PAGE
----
LEED (Leadership in Energy and Environmental Design) is a widely used, internationally recognized certification system centered around making environmentally friendly and green building decisions. A LEED certified building signifies an energy-efficient, green building process which also has a lasting impact on important goals like a lower carbon footprint, improved indoor environmental quality, and increased social equity. Through these goals, LEED is designed to support the overall health and safety of people at home or work.
LEED is a comprehensive process and ranges from initial design and construction through building operation and performance. Therefore, understanding LEED requirements can take some research, as the certification criteria cover various aspects of the building process and material choices. To help start the process, we’ve compiled a guide of elements to be mindful of when it comes to LEED requirements, as well as information about how selecting fiberglass doors as a material may help build towards certification.
Benefits of LEED
Before diving into LEED requirements and certification, it’s important to understand the benefits of LEED. As mentioned, LEED is designed with sustainability and health in mind. Let’s take a look at some of the key areas that LEED certification can improve.
When building to LEED standards, buildings have a wide range of environmental benefits, such as lower carbon emission, less water consumed, and less waste. Because of the emphasis on sustainability, these environmental benefits will be seen for years after the project is complete.
LEED standards can provide savings as well. The economic benefits are products of environmental benefits, such as decreasing the cost of energy, water, and waste. In addition, sustainability is top of mind for consumers, meaning that businesses who earn LEED certification can improve their brand and lead to improved financial performance. The same can be said for residential buildings, as LEED certification has been shown to decrease vacancy rates.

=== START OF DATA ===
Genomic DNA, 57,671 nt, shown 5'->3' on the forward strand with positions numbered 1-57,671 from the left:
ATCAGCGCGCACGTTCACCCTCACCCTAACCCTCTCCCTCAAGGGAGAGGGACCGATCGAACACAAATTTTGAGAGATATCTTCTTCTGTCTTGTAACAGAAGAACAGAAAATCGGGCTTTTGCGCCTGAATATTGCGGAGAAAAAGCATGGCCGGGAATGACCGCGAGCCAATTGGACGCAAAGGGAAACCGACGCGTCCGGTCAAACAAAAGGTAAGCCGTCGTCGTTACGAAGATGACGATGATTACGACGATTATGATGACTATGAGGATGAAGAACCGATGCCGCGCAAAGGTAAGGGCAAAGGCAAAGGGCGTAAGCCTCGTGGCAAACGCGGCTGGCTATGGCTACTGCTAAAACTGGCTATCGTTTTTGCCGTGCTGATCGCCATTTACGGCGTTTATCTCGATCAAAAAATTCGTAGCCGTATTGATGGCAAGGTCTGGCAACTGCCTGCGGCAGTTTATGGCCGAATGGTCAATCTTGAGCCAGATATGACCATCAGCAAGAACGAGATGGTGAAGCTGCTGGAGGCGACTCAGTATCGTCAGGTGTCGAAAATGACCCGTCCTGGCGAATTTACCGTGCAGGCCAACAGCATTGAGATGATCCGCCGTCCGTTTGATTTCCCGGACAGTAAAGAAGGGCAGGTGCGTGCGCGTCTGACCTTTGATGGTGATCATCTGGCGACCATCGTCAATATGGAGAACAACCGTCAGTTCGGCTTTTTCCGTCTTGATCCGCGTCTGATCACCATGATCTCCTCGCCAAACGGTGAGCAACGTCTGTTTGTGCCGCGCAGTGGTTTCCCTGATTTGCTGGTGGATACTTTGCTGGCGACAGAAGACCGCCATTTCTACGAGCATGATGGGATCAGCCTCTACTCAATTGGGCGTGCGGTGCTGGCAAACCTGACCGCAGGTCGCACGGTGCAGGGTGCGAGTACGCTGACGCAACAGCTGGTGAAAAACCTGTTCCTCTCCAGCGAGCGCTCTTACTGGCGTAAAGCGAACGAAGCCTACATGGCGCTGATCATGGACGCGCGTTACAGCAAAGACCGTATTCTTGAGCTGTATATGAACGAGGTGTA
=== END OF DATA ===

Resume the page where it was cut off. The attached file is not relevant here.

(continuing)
At the core of LEED requirements is the intent to improve the overall health and safety of those spending time inside. LEED spaces improve indoor air quality, provide more natural light, and are free of harmful chemicals.
Besides negating health risks, LEED requirements also promote benefits for occupants—like comfort and wellbeing—through thoughtfully designed surroundings. For example, more natural light and easy access to the outdoors should have a positive effect on work productivity, and energy efficient homes are more temperate, comfortable spaces for inhabitants.
Green buildings can also have a positive impact on surrounding communities and cause a more equitable distribution of resources—particularly because they may be built in locations that encourage the use of public transportation, have a reduced use of resources required to maintain them, and lower community exposure to toxic chemicals.
LEED Requirements for Certification
LEED requirements are the environmental requirements that building projects must meet to achieve a LEED certification. These projects can range from new construction to building updates—LEED is for all building types and all building phases, which means there is a specific framework and LEED requirements for each project.
While there are different LEED requirements for each type of project, you can potentially increase your LEED certification score by focusing on the following concepts when planning a project or building:
- Indoor environmental quality